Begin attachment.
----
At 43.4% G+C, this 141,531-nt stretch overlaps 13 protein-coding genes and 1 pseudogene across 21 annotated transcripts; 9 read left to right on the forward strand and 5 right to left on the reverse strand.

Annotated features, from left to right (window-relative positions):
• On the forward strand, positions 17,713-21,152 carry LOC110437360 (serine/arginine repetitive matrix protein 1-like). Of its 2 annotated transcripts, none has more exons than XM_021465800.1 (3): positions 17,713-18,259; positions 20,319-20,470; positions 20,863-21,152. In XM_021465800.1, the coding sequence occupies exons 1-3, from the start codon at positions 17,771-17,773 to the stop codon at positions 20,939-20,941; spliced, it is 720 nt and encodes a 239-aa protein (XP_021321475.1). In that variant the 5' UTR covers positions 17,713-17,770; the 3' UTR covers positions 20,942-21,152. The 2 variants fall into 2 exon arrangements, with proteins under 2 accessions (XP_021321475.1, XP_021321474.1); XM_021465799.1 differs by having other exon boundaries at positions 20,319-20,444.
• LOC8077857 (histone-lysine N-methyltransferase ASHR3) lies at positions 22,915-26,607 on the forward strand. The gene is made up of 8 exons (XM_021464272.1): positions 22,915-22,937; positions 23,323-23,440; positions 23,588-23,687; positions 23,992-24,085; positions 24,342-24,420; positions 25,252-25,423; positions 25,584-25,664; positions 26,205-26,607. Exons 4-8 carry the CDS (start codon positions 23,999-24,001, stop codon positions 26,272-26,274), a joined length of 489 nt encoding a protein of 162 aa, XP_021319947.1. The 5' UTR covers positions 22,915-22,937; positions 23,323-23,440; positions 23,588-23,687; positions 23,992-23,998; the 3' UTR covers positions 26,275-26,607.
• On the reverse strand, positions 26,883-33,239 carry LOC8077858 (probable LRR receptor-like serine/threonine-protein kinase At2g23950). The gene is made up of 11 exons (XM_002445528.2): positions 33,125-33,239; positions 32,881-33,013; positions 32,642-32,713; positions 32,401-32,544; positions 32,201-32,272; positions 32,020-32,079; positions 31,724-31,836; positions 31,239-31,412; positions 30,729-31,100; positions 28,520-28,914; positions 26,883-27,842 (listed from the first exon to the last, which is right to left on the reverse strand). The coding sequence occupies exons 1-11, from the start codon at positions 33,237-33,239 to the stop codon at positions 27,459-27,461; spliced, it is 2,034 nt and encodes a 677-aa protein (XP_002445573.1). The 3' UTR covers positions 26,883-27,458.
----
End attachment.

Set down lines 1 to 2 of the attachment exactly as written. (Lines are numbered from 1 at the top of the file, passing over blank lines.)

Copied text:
At 43.4% G+C, this 141,531-nt stretch overlaps 13 protein-coding genes and 1 pseudogene across 21 annotated transcripts; 9 read left to right on the forward strand and 5 right to left on the reverse strand.

Annotated features, from left to right (window-relative positions):